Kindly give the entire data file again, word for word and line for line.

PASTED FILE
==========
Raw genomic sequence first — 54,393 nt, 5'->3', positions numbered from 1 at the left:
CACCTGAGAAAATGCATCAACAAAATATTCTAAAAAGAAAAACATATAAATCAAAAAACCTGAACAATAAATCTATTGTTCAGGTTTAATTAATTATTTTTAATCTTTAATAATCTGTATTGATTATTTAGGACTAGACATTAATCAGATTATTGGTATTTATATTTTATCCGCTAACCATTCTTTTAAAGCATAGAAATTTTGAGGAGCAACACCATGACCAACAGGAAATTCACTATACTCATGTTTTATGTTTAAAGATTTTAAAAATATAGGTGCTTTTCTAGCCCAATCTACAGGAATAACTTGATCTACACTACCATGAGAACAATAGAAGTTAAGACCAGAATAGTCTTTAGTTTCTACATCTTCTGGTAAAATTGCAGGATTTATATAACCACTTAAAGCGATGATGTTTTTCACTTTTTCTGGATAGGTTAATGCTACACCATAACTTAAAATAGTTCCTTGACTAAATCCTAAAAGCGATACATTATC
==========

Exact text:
Raw genomic sequence first — 54,393 nt, 5'->3', positions numbered from 1 at the left:
CACCTGAGAAAATGCATCAACAAAATATTCTAAAAAGAAAAACATATAAATCAAAAAACCTGAACAATAAATCTATTGTTCAGGTTTAATTAATTATTTTTAATCTTTAATAATCTGTATTGATTATTTAGGACTAGACATTAATCAGATTATTGGTATTTATATTTTATCCGCTAACCATTCTTTTAAAGCATAGAAATTTTGAGGAGCAACACCATGACCAACAGGAAATTCACTATACTCATGTTTTATGTTTAAAGATTTTAAAAATATAGGTGCTTTTCTAGCCCAATCTACAGGAATAACTTGATCTACACTACCATGAGAACAATAGAAGTTAAGACCAGAATAGTCTTTAGTTTCTACATCTTCTGGTAAAATTGCAGGATTTATATAACCACTTAAAGCGATGATGTTTTTCACTTTTTCTGGATAGGTTAATGCTACACCATAACTTAAAATAGTTCCTTGACTAAATCCTAAAAGCGATACATTATC